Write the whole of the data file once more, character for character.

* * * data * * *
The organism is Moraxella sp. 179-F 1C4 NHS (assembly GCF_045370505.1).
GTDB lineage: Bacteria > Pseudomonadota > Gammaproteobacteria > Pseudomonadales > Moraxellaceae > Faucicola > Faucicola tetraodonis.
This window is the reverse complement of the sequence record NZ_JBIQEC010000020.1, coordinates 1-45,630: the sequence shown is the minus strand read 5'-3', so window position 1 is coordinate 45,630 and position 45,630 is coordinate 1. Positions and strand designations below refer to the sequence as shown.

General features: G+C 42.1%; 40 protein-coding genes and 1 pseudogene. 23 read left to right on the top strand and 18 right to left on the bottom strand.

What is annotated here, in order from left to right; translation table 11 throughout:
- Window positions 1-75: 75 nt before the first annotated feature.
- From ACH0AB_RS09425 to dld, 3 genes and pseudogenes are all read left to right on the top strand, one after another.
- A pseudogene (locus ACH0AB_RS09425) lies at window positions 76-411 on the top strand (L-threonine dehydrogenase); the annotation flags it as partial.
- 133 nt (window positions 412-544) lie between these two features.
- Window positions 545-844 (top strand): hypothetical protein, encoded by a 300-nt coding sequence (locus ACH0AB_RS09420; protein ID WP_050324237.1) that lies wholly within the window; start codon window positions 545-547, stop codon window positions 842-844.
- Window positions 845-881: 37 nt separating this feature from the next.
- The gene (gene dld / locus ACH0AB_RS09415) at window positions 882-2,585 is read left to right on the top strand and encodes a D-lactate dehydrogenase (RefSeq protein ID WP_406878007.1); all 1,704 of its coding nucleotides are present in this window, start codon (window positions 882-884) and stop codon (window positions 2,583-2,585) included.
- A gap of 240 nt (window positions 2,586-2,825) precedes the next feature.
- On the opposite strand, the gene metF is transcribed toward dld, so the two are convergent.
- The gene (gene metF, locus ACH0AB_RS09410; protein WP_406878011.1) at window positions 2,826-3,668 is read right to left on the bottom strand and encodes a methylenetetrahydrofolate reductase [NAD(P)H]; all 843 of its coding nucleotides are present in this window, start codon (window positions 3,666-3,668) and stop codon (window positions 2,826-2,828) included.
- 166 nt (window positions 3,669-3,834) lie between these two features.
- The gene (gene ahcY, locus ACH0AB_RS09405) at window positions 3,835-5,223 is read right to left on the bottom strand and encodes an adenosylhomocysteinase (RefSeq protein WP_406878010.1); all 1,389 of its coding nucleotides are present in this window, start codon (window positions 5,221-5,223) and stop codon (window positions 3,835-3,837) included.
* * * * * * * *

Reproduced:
The organism is Moraxella sp. 179-F 1C4 NHS (assembly GCF_045370505.1).
GTDB lineage: Bacteria > Pseudomonadota > Gammaproteobacteria > Pseudomonadales > Moraxellaceae > Faucicola > Faucicola tetraodonis.
This window is the reverse complement of the sequence record NZ_JBIQEC010000020.1, coordinates 1-45,630: the sequence shown is the minus strand read 5'-3', so window position 1 is coordinate 45,630 and position 45,630 is coordinate 1. Positions and strand designations below refer to the sequence as shown.

General features: G+C 42.1%; 40 protein-coding genes and 1 pseudogene. 23 read left to right on the top strand and 18 right to left on the bottom strand.

What is annotated here, in order from left to right; translation table 11 throughout:
- Window positions 1-75: 75 nt before the first annotated feature.
- From ACH0AB_RS09425 to dld, 3 genes and pseudogenes are all read left to right on the top strand, one after another.
- A pseudogene (locus ACH0AB_RS09425) lies at window positions 76-411 on the top strand (L-threonine dehydrogenase); the annotation flags it as partial.
- 133 nt (window positions 412-544) lie between these two features.
- Window positions 545-844 (top strand): hypothetical protein, encoded by a 300-nt coding sequence (locus ACH0AB_RS09420; protein ID WP_050324237.1) that lies wholly within the window; start codon window positions 545-547, stop codon window positions 842-844.
- Window positions 845-881: 37 nt separating this feature from the next.
- The gene (gene dld / locus ACH0AB_RS09415) at window positions 882-2,585 is read left to right on the top strand and encodes a D-lactate dehydrogenase (RefSeq protein ID WP_406878007.1); all 1,704 of its coding nucleotides are present in this window, start codon (window positions 882-884) and stop codon (window positions 2,583-2,585) included.
- A gap of 240 nt (window positions 2,586-2,825) precedes the next feature.
- On the opposite strand, the gene metF is transcribed toward dld, so the two are convergent.
- The gene (gene metF, locus ACH0AB_RS09410; protein WP_406878011.1) at window positions 2,826-3,668 is read right to left on the bottom strand and encodes a methylenetetrahydrofolate reductase [NAD(P)H]; all 843 of its coding nucleotides are present in this window, start codon (window positions 3,666-3,668) and stop codon (window positions 2,826-2,828) included.
- 166 nt (window positions 3,669-3,834) lie between these two features.
- The gene (gene ahcY, locus ACH0AB_RS09405) at window positions 3,835-5,223 is read right to left on the bottom strand and encodes an adenosylhomocysteinase (RefSeq protein WP_406878010.1); all 1,389 of its coding nucleotides are present in this window, start codon (window positions 5,221-5,223) and stop codon (window positions 3,835-3,837) included.